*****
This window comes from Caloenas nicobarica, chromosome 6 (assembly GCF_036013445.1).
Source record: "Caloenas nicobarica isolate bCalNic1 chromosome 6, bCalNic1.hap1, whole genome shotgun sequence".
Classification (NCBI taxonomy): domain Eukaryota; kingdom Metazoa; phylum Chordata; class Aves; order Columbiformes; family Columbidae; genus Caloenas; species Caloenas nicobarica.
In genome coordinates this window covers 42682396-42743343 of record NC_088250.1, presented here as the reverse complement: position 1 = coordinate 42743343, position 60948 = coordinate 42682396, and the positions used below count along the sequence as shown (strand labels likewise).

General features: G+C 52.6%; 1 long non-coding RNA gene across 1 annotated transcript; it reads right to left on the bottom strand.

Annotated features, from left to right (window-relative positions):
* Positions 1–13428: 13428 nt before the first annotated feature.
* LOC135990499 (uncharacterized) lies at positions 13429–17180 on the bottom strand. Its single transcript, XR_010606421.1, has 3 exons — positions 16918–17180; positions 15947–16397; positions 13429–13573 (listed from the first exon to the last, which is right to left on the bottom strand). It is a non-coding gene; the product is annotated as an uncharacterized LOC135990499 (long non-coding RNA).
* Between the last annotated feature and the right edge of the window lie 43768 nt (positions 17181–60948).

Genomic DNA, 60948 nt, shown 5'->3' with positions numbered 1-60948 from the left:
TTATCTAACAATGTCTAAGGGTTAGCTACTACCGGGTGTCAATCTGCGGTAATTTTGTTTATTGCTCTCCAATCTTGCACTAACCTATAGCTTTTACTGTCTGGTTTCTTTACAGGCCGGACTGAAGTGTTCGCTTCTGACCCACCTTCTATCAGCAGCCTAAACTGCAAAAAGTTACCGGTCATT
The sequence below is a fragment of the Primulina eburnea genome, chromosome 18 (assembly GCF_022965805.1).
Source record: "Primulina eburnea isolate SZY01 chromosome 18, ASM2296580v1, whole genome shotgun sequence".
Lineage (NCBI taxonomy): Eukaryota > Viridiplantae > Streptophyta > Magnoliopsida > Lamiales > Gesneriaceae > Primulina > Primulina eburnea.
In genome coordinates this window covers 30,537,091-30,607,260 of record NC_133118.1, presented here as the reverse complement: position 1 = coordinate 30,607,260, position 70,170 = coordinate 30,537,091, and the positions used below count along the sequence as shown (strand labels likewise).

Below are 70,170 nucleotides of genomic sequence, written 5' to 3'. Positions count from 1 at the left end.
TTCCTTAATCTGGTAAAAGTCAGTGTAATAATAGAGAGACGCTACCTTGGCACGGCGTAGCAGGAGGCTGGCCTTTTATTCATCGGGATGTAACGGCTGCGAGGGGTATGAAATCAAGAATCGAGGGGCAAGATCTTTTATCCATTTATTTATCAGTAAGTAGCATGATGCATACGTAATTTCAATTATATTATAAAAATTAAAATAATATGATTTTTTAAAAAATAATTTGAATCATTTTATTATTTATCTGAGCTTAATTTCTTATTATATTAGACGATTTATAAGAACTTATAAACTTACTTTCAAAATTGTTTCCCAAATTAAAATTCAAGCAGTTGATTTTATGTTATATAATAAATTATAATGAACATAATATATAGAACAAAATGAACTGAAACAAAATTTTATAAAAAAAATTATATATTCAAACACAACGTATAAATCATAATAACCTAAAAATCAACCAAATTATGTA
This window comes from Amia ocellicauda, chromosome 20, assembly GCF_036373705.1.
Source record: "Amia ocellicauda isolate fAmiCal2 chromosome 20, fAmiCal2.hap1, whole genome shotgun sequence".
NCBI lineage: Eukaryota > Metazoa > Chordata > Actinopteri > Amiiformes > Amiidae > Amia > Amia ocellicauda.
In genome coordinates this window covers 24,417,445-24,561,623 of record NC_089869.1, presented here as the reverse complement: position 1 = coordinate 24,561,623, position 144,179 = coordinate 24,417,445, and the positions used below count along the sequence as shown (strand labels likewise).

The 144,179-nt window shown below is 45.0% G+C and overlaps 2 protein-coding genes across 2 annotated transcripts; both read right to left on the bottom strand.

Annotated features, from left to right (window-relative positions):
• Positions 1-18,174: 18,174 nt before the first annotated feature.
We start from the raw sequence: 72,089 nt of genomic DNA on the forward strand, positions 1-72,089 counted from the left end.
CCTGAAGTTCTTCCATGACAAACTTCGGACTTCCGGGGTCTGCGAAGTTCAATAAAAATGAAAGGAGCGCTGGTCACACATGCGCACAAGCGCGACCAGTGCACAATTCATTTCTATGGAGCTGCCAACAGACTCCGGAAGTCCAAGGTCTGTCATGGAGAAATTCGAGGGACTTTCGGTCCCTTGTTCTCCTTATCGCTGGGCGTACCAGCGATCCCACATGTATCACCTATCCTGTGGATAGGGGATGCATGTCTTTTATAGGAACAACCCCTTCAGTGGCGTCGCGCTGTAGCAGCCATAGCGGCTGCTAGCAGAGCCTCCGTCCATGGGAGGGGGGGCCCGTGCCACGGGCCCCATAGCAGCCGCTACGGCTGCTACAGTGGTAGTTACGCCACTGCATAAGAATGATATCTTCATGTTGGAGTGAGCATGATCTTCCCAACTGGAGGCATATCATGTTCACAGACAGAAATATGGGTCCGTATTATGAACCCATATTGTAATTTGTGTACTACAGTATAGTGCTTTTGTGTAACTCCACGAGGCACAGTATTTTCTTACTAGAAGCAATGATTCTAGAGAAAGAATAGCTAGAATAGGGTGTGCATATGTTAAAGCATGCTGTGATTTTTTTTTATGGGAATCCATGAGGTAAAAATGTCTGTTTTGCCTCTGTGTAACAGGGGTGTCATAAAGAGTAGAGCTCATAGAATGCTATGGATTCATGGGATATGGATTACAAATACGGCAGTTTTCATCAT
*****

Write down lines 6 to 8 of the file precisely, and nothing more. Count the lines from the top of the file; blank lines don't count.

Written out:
Annotated features, from left to right (window-relative positions):
* Positions 1–13428: 13428 nt before the first annotated feature.
* LOC135990499 (uncharacterized) lies at positions 13429–17180 on the bottom strand. Its single transcript, XR_010606421.1, has 3 exons — positions 16918–17180; positions 15947–16397; positions 13429–13573 (listed from the first exon to the last, which is right to left on the bottom strand). It is a non-coding gene; the product is annotated as an uncharacterized LOC135990499 (long non-coding RNA).